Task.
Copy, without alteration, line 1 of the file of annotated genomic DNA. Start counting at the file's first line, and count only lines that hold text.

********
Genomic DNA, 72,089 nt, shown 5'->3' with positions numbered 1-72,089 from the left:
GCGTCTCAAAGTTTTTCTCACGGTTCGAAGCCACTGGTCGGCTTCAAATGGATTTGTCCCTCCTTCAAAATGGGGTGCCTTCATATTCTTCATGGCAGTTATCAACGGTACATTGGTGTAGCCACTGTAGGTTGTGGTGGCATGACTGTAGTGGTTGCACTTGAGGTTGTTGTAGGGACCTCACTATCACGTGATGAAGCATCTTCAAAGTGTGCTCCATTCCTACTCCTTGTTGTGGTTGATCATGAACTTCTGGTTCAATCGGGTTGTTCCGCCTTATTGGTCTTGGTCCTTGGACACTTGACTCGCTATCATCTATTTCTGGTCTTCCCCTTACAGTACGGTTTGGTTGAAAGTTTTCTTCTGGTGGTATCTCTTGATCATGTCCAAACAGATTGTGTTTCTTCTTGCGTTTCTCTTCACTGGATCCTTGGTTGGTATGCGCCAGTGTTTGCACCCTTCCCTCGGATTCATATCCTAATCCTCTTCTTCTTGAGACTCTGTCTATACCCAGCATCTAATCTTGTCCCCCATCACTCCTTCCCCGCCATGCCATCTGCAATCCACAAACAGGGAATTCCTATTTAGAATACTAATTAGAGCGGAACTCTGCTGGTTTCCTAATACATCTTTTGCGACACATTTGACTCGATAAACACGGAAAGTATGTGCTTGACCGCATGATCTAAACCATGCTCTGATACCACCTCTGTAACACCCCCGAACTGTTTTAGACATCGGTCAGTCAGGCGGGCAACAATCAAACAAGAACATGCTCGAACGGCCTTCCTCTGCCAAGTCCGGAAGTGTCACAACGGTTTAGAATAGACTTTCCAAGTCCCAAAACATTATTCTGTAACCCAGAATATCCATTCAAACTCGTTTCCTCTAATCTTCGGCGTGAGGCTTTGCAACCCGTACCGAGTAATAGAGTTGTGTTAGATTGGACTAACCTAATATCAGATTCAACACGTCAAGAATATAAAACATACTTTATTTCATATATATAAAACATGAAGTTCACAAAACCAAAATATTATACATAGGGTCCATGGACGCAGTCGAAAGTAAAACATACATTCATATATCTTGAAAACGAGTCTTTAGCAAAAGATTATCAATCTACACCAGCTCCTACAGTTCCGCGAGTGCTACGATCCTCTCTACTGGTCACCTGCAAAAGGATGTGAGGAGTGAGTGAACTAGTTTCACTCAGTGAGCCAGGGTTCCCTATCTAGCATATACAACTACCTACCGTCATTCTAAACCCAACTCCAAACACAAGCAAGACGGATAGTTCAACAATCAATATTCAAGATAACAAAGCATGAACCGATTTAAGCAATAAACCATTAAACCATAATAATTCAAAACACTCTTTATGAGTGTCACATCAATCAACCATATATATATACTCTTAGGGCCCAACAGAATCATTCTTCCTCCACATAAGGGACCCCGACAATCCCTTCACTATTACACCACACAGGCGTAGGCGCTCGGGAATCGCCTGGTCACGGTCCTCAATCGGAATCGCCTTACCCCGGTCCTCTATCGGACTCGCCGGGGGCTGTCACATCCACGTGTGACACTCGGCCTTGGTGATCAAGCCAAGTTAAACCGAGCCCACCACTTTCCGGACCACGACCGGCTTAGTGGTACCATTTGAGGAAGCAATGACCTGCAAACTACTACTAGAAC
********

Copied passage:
Genomic DNA, 72,089 nt, shown 5'->3' with positions numbered 1-72,089 from the left: